-- Tristin King -- When in doubt, sand it.

View themelster's profile

themelster

12 posts in 525 days


#10 posted 269 days ago

Anyone know if the Carter Stablizer STD2 fits this 9” band saw?

View Loco's profile

Loco

210 posts in 347 days


#11 posted 269 days ago

Putting a stabilizer on that bandsaw is like putting Centerline racing wheels on a shopping cart.

-- What day is it ? No matter. Ummmm What month is it ? No moron. I paid for a 2 x 6. That means Two inches by six inches. I want the rest of my wood.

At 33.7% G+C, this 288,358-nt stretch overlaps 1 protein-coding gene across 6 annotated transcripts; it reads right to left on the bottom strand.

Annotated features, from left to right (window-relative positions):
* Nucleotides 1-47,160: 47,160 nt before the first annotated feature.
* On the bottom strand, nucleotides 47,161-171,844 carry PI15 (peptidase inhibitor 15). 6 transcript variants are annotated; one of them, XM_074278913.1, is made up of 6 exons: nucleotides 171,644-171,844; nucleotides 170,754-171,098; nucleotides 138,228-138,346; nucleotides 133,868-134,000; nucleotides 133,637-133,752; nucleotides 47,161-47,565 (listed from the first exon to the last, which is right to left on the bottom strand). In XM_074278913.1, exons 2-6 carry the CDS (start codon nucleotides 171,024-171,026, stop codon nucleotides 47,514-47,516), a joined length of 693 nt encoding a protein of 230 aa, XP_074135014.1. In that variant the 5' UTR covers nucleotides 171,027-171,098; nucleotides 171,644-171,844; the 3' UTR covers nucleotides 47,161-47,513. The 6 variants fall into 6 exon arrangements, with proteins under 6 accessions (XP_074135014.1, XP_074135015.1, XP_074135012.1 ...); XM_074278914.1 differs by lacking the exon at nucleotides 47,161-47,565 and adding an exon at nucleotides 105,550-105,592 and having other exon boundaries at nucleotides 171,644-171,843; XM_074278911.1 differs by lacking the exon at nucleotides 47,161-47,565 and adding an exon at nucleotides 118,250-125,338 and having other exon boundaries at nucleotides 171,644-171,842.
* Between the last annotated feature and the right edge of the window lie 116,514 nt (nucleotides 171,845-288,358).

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Dusty56

11638 posts in 2286 days


#12 posted 268 days ago

LOL , Loco : )

-- I'm absolutely positive that I couldn't be more uncertain!

View lab7654's profile

lab7654

250 posts in 845 days


#13 posted 268 days ago

He’s right though, as time goes on I have to really convince myself that tossing this thing in the dumpster isn’t the right thing to do.

-- Tristin King -- When in doubt, sand it.